Apr 14, 2014

Calculation to communication

Image: © Marie-Lan Nguyen / Wikimedia CommonsCC-BY 2.5
Do you remember when mobile phones were actually used as telephones? That is, people put them next to their heads and used them to talk to other people at a distance. But now, of course, your mobile phone (unless you have a very very cheap model) does a lot of other things as well. Phones are used as cameras, maps, notebooks, recipe collections, timekeeping devices, compasses, flashlights, mirrors, radios and audio players, reading platforms, organisers, entertainment centres, tourist guides . . . At some point, a significant transition took place when a tool designed for one use (real-time voice transmission over distance) acquired other uses. These shifts in technology use can be deeply transformative, not only affecting the physical design of the technology so used but also the social practices related to that technology. However, shifts in technology use are often overlooked when we focus simply on ‘inventions’ – the physical devices themselves – without considering what people actually do with them.

Take two very important shifts in technology use, one that occurred about five millennia ago and another that took place in the last century. The earliest uses of writing appear to have been in accounting systems: that is, writing was first used for calculation and bureaucratic record-keeping. An immensely important shift took place when writing began to be used for communication – that is, people started using it to encode language. So significant was this innovation that many historians of writing do not even consider the encoding of other forms of information to be ‘true’ writing, but rather a form of proto-writing. Much more recently, a major shift in computing technology in the 20th century took place when the machines we still call ‘computers’ (note, however, that ‘computers’ were originally human) began to be used not only for calculation but also for communication – an innovation whose potential was increased dramatically with the development of the public internet in the 1970s.

Associated with such shifts in technology use are changes in the physical design of technological devices and in the procedures (such as codes) implemented in those technologies. Also implicated in this kind of change are the social practices and institutions by which users learn the skills necessary to operate the technology. No simplistic model of cause and effect, I suspect, can accurately capture the interrelation of all these elements. As I continue to think about the place of medieval information technologies in this complex history, I am increasingly convinced that the most promising approach to this subject is closer to an approach that may be called ‘the history of reading’ than to a more narrow focus on ‘the history of the book’; in other words, the physical objects we examine when we think about, say, medieval manuscripts are most meaningful and useful to us when we consider how their medieval users imagined and used them. Technology is created and used by human beings; it’s not a product of spontaneous generation. If technological determinism is an illusion, therefore, we have choices about how we use the technologies that we have created. You don’t have to be controlled by your phone if you don’t want to be. (But, ironically, there’s an app for that.)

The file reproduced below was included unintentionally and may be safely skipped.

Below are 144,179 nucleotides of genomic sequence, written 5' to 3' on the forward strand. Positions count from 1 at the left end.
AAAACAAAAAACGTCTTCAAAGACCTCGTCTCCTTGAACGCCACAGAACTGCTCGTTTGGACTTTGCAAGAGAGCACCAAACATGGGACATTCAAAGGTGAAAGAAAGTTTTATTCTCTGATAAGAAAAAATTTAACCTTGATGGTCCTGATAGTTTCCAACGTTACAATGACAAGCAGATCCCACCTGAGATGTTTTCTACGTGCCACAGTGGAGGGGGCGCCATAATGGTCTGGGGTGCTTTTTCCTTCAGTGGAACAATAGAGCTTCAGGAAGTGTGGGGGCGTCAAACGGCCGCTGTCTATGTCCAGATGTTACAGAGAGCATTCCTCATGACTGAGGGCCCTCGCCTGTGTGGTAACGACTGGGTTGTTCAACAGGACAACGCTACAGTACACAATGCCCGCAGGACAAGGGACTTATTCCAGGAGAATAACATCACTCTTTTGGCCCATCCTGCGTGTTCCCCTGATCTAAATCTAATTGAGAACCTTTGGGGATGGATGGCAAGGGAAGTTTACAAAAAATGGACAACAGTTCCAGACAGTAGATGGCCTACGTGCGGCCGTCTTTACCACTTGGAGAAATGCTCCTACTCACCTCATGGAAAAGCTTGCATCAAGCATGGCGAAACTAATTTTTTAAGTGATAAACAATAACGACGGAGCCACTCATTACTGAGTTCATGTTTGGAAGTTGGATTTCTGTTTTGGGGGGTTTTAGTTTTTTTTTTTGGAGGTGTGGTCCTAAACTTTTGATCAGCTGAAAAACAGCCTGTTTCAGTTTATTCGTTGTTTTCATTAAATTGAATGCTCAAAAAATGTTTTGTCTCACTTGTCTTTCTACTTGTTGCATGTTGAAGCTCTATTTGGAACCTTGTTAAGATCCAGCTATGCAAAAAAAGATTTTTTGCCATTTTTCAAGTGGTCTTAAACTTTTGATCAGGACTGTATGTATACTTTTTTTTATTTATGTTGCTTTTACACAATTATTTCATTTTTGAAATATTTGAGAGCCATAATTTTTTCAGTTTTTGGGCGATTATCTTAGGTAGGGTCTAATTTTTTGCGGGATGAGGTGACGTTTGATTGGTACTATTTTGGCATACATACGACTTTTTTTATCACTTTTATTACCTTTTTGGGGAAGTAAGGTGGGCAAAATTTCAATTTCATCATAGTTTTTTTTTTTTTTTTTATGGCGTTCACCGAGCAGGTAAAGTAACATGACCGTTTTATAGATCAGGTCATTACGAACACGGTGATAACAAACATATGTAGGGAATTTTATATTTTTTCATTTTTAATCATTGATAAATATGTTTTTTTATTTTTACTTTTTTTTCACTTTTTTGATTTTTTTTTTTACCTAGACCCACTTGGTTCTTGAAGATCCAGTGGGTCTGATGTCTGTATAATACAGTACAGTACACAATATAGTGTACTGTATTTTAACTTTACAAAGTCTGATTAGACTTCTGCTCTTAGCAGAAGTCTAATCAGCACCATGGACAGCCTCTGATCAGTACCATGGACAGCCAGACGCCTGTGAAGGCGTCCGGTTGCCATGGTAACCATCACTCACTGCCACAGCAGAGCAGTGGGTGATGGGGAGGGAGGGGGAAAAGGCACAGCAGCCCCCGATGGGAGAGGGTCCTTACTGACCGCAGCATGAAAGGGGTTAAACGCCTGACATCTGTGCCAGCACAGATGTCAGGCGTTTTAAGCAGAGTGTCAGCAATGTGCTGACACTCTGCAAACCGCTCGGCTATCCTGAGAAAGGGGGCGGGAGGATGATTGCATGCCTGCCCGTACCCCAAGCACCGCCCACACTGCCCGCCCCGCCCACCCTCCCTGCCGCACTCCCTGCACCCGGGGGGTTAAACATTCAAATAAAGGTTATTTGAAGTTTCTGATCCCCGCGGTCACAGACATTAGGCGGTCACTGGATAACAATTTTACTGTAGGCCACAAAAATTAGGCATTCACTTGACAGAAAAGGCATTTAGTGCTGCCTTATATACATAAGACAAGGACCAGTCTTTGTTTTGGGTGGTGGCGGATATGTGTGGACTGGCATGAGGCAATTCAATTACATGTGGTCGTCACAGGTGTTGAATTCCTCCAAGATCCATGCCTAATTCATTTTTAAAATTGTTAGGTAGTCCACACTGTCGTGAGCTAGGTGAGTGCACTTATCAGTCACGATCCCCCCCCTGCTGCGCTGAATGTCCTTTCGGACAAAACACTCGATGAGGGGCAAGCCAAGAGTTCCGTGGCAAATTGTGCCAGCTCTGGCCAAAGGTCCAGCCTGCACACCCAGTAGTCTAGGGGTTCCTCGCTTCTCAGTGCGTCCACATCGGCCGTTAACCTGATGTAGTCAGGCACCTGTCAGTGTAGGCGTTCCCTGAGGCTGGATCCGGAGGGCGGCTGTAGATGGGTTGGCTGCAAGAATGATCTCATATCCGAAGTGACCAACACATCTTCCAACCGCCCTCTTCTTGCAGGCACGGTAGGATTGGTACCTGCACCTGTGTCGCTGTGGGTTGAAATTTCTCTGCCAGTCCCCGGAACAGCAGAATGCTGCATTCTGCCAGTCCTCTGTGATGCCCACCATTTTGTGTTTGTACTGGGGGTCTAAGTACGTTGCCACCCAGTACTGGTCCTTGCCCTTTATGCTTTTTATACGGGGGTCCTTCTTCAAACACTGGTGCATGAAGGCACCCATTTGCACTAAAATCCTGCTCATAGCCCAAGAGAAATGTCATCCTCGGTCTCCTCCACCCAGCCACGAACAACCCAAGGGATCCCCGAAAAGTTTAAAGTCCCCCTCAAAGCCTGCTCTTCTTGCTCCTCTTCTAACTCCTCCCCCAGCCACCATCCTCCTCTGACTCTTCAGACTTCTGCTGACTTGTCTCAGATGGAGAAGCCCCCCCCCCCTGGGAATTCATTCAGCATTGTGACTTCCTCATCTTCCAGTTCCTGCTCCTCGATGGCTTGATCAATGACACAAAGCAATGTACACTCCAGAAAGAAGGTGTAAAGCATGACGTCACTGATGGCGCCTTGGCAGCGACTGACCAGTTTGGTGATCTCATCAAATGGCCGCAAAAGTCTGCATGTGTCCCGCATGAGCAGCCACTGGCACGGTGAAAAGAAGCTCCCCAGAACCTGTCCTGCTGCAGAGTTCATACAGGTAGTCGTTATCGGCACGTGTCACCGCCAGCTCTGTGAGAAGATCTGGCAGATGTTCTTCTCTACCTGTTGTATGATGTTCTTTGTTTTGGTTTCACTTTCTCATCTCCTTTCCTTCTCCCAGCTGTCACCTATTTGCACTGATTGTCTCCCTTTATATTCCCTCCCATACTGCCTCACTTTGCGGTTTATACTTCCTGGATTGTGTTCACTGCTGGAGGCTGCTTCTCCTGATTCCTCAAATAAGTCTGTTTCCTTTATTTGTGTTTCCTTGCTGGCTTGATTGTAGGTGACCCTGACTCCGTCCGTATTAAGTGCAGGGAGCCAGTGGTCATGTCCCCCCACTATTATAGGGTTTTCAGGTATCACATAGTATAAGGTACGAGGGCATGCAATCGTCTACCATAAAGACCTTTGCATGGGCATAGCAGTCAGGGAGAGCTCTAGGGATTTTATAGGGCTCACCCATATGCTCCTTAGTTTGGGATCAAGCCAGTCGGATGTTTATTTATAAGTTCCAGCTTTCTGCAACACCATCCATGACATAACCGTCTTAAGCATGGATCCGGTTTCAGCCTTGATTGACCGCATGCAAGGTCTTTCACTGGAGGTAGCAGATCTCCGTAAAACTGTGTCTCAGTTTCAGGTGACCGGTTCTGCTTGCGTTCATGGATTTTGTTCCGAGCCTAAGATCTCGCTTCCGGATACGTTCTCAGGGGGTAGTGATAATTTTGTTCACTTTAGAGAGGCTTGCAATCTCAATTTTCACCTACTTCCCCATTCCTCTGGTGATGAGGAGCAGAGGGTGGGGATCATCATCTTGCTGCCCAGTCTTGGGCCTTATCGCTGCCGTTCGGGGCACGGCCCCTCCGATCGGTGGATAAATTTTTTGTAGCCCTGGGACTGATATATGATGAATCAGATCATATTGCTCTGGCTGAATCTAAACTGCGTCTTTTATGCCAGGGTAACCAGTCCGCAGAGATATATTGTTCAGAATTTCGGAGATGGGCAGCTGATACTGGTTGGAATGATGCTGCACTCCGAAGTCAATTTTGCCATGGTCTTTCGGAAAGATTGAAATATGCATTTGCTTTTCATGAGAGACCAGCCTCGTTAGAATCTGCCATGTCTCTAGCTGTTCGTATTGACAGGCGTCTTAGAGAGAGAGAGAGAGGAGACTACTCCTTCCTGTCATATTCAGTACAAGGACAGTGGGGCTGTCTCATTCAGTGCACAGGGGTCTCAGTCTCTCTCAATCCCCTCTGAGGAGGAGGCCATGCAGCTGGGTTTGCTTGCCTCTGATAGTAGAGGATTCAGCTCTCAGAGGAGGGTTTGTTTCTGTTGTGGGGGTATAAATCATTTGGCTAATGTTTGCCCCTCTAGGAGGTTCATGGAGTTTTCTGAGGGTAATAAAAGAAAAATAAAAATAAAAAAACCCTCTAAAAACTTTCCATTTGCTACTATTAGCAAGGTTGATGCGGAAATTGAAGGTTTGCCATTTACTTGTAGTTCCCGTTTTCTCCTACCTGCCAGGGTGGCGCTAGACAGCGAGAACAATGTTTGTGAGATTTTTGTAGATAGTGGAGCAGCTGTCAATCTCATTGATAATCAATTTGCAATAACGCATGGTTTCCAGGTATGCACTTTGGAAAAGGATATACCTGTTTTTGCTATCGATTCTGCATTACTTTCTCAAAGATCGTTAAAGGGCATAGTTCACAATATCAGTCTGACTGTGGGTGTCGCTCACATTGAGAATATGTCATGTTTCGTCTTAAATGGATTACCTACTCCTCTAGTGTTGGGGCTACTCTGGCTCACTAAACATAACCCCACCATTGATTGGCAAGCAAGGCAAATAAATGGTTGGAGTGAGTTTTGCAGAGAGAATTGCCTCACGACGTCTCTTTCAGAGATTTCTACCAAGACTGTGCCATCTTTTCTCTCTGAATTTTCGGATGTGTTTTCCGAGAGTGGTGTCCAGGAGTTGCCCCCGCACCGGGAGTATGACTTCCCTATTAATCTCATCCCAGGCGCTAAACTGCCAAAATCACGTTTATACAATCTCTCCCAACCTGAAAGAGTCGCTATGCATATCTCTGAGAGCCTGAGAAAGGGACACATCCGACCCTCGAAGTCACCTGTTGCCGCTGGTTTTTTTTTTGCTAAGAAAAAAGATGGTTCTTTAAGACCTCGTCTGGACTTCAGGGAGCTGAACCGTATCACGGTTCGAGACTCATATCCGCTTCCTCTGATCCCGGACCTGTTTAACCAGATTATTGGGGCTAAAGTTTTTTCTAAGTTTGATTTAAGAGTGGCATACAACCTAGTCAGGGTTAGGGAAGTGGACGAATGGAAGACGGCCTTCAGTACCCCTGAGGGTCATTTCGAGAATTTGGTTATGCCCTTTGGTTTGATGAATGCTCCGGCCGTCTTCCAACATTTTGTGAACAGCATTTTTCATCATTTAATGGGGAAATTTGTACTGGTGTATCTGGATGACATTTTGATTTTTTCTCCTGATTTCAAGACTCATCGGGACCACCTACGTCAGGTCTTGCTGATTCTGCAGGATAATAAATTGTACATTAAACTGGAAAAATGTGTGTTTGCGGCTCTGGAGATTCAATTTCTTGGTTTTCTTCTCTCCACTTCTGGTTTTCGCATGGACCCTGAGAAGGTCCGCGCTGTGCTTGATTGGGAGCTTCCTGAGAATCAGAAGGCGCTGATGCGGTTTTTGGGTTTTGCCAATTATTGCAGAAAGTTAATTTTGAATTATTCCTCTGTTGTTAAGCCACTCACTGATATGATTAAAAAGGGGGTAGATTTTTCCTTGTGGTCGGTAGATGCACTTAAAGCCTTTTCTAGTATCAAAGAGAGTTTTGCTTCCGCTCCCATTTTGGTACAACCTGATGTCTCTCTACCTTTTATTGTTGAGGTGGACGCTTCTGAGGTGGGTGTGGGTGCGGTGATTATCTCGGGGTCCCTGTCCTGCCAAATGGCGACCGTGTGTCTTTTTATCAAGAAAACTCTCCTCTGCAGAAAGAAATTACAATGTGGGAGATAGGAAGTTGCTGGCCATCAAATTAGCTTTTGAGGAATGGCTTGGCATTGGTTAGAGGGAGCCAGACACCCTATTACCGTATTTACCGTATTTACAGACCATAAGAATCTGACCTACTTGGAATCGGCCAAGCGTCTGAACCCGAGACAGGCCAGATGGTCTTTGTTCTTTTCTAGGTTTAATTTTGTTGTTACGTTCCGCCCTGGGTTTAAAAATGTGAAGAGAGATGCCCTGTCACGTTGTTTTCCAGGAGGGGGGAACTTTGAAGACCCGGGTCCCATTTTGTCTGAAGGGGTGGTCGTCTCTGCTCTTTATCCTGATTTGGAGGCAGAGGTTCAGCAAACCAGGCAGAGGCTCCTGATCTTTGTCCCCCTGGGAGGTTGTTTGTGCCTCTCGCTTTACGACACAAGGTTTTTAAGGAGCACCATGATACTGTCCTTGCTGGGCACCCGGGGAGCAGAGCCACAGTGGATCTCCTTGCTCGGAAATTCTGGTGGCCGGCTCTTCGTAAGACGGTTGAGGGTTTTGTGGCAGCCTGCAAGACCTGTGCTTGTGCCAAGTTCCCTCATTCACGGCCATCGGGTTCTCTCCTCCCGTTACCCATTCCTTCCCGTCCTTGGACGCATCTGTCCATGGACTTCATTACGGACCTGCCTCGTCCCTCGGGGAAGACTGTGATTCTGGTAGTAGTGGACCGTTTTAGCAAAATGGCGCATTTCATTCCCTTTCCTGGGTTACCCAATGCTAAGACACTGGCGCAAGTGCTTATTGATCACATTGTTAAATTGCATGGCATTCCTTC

Yin Liu


Cooper, Jerrold S. ‘Babylonian Beginnings: The Origin of the Cuneiform Writing System in Comparative Perspective.’ In The First Writing: Script Invention as History and Process, ed. Stephen Houston. Cambridge: Cambridge UP, 2004. 71-99.

Damerow, Peter. ‘The Origins of Writing as a Problem of Historical Epistemology.’ Invited lecture at the Symposium on the Multiple Origins of Writing: Image, Symbol, and Script, University of Pennsylvania, Center for Ancient Studies, March 26-27, 1999.

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